Wendy L. Wall is Assistant Professor of History at Queen’s University. Her book, Inventing the “American Way”: The Politics of Consensus From the New Deal to the Civil Rights Movement, traces the competing efforts of business groups, politicians, leftist intellectuals, interfaith proponents, civil rights activists, and many others over nearly three decades to shape public understandings of the “American Way.” In the excerpt below we learn how Superman promoted the “American Way.”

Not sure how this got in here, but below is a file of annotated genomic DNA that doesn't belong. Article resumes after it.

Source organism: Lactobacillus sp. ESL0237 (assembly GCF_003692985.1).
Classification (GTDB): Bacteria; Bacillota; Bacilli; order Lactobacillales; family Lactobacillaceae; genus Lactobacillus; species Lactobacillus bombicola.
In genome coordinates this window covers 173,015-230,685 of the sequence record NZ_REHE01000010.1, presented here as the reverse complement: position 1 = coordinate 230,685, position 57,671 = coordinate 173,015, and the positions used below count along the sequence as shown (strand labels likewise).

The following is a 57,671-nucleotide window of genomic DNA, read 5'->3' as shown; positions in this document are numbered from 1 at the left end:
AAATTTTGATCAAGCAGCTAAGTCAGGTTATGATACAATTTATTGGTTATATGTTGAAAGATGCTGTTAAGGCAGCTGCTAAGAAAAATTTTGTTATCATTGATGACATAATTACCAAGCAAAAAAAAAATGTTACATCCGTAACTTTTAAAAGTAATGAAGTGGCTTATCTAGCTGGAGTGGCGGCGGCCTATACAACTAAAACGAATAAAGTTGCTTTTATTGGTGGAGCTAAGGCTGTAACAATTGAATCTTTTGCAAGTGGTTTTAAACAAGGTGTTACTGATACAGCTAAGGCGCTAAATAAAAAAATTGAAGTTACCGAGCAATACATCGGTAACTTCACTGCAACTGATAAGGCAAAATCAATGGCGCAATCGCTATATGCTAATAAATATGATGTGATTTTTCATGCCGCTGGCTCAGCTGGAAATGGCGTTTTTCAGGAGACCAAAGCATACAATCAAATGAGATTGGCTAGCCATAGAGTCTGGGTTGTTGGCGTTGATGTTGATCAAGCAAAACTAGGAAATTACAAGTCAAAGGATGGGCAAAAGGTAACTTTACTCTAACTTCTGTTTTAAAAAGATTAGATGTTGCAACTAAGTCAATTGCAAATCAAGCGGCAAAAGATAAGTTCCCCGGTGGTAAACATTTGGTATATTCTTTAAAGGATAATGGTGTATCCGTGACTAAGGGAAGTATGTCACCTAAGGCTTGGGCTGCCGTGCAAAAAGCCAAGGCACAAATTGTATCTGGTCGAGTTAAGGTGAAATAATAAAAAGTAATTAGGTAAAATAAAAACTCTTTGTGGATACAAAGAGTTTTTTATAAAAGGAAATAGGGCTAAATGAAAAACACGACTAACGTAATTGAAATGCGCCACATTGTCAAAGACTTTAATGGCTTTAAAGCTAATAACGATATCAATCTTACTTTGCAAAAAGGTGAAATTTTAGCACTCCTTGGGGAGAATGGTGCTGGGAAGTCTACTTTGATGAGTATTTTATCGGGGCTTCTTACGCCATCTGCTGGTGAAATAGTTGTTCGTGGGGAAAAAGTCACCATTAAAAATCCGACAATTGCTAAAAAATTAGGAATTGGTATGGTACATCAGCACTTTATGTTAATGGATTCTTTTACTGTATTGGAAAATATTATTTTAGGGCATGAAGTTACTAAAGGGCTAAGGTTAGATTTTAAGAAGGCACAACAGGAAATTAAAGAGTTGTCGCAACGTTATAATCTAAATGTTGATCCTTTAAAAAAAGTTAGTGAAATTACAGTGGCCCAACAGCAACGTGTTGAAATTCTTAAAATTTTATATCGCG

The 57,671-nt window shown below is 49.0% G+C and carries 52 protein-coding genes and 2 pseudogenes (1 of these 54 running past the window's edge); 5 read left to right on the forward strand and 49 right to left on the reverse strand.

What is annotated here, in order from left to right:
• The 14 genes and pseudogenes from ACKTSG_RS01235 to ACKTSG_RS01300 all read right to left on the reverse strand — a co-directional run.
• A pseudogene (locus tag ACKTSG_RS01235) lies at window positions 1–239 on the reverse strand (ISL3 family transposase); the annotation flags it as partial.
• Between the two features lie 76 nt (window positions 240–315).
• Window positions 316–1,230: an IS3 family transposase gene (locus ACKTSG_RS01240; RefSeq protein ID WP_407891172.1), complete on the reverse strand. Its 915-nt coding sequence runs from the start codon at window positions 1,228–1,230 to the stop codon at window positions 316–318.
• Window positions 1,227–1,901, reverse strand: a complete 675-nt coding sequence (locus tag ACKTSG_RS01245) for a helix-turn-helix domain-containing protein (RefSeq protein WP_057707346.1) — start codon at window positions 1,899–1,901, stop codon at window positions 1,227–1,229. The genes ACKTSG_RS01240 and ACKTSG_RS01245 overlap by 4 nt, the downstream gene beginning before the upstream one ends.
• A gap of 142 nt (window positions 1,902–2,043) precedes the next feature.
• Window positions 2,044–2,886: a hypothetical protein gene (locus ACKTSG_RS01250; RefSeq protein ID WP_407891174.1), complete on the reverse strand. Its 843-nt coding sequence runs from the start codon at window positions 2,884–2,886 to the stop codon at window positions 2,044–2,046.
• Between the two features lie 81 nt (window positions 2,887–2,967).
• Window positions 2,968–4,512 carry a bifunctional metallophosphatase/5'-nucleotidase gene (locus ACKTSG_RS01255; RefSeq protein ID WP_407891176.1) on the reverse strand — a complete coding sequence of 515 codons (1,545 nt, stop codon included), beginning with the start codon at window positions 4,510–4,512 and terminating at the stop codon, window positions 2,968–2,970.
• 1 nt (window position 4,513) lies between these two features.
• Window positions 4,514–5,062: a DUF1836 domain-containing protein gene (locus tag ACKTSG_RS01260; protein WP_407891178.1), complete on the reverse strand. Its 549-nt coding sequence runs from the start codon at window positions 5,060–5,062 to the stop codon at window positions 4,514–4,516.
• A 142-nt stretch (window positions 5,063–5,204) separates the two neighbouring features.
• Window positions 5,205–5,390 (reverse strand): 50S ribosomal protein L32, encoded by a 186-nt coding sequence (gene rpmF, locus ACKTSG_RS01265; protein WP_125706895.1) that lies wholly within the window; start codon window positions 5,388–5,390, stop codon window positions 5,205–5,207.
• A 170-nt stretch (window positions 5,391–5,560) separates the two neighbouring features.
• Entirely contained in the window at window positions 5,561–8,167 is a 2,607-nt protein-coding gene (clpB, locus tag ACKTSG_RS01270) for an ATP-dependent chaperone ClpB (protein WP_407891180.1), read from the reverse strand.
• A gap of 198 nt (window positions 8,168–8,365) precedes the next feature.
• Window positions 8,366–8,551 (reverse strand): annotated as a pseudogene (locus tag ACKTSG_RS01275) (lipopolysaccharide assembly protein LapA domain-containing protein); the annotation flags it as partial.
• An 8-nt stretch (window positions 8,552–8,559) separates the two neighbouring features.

On April 16, 1946, millions of children across America sat down before dinner to listen to their favorite nightly radio drama, The Adventures of Superman. For more than six years, the “Man of Steel” had appeared regularly on stations affiliated with the Mutual Broadcasting System and battled mad Nazi scientists, sinister and disloyal Japanese Americans, and radioactive monsters. The story line that began that night, however, was different. Entitled “The Hate Mongers Association,” it pitted Clark Kent/ Superman and his sidekick Jimmy Olsen against a secretive group called the Guardians of America. The Guardians were trying to prevent an interfaith council in Metropolis from constructing a community clubhouse and gymnasium “for the use of all boys and girls in the neighborhood, regardless of race, creed or color.” They first set fire to the store of a druggist named David Hoffman, then badly beat a boy named Danny O’Neill who had seen them set the fire. “It isn’t just the Catholics, or the Jews, or the Protestants they’re after,” Kent told Jimmy. “Their game is to stir up hatred among all of us – to get the Catholic to hate the Jew and the Jew to hate the Protestant, and the Protestant to hate the Catholic. It’s a dirty, vicious circle, and like Hitler and his Nazi killers, they plan to step in and pick up the marbles while we’re busy hating one another and cutting each other’s throats. It’s an old trick but or some reason a lot of us still fall for it.” For the next five weeks, Superman battled no the Scarlet Widow, der Teufel (“the Devil”) or the Atom Man – but bigoted Americans.